November 9, 1994 This article provides an overview of the Bank of Canada's new economic model, the Quarterly Projection Model (QPM), which has been under development at the Bank since 1989. The model has two roles. It is used to make economic projections, which are conducted quarterly and form an important basis for discussions of monetary policy between staff and senior management. QPM is also a research tool: it was developed to analyse important changes to the economy or macroeconomic policies which require a deeper understanding of long-term economic forces. The model pays particular attention to factors shaping long-term equilibrium, such as stocks of wealth, capital, government debt and net foreign assets. Various sources of dynamics, including the adjustment of forward-looking expectations, operate to determine the transition path to equilibrium and the consistency of expectations. The article discusses the history of QPM and earlier economic models at the Bank, and provides a simple overview of how the model works.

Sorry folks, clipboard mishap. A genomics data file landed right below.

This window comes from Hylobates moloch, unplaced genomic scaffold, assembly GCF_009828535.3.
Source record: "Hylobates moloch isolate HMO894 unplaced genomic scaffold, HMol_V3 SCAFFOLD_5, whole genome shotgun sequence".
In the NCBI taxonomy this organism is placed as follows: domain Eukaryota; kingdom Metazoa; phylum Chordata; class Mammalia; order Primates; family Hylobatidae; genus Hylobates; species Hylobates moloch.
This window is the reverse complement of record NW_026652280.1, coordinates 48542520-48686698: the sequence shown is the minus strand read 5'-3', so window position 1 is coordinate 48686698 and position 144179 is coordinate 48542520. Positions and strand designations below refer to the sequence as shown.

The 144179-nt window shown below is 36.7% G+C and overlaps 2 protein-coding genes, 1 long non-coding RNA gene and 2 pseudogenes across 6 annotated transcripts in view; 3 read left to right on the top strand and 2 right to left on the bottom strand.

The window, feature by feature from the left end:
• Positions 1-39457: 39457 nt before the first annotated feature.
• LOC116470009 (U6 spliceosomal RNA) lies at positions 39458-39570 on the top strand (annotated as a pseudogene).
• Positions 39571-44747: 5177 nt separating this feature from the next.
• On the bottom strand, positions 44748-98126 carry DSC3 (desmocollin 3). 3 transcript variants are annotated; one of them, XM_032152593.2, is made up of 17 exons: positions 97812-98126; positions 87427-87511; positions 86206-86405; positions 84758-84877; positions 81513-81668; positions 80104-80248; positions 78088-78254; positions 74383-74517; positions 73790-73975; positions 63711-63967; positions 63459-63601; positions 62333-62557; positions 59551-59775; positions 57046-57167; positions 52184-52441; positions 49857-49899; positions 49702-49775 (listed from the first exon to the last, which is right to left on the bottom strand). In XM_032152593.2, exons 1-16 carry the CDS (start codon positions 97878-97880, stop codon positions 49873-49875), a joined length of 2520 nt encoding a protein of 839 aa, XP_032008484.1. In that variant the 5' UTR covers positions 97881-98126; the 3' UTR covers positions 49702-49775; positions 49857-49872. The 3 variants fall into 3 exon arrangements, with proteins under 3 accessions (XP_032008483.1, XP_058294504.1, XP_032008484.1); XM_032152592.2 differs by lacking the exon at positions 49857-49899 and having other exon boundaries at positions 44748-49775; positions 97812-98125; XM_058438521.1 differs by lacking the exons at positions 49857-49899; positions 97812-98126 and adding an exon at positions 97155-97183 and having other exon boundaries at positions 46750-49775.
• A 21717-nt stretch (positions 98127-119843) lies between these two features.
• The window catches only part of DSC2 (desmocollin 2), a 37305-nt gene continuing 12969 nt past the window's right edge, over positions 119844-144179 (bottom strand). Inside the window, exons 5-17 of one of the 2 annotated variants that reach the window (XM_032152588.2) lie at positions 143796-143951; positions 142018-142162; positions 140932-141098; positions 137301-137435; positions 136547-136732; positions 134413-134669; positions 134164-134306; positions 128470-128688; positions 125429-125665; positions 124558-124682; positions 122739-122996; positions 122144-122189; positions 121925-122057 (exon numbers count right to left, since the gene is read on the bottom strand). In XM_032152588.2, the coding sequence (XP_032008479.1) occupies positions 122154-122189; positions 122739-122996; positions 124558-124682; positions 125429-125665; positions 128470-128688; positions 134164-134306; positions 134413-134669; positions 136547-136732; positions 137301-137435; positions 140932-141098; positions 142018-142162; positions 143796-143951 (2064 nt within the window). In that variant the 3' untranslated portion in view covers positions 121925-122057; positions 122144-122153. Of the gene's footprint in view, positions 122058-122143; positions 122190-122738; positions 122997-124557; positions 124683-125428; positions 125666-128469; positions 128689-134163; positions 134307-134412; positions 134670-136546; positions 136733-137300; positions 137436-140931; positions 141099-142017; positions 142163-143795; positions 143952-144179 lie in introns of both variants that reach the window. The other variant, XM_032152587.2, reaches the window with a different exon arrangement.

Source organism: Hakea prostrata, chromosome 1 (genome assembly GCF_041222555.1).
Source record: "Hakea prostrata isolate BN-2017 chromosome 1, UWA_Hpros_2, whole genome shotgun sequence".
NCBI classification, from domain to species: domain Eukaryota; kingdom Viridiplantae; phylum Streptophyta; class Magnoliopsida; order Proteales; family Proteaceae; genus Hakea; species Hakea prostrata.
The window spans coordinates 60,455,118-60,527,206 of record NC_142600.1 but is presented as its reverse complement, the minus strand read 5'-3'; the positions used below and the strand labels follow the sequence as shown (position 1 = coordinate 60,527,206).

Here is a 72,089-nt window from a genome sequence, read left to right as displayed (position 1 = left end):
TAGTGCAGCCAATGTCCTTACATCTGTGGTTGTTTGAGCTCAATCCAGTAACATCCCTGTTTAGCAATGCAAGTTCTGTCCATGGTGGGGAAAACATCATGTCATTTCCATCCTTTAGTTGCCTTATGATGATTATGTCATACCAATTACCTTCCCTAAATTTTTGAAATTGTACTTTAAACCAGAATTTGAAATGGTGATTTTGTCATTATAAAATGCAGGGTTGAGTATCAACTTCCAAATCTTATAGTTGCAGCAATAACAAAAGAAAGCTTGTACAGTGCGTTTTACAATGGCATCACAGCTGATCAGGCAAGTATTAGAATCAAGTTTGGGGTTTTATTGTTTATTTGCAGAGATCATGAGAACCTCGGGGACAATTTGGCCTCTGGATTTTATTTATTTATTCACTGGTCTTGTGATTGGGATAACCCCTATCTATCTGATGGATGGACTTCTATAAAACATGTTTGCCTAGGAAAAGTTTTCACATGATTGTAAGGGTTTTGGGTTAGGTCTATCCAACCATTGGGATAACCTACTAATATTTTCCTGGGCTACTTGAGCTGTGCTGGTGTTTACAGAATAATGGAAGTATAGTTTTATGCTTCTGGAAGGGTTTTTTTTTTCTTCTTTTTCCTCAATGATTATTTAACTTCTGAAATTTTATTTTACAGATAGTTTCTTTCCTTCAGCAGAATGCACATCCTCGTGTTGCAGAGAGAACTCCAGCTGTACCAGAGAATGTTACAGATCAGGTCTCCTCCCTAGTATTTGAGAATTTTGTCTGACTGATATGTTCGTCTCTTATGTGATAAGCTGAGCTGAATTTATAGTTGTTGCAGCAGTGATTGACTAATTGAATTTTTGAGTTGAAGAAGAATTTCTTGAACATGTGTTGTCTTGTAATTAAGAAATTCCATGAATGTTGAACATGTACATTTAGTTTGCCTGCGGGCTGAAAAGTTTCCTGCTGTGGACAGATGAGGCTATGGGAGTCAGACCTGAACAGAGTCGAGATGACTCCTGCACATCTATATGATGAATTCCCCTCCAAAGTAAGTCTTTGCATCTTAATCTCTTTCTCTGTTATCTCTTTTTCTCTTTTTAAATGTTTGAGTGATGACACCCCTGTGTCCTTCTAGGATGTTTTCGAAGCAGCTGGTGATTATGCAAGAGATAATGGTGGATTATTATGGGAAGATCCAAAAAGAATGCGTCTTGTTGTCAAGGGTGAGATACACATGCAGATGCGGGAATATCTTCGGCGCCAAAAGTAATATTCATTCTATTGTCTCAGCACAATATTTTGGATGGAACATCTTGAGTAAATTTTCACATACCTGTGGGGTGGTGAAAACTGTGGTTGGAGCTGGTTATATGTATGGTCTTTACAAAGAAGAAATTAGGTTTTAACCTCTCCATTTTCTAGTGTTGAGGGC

This paper reviews various competing theories of structural unemployment and considers whether they may be used to explain any of the rise in unemployment experienced by Canada during the most recent economic cycle.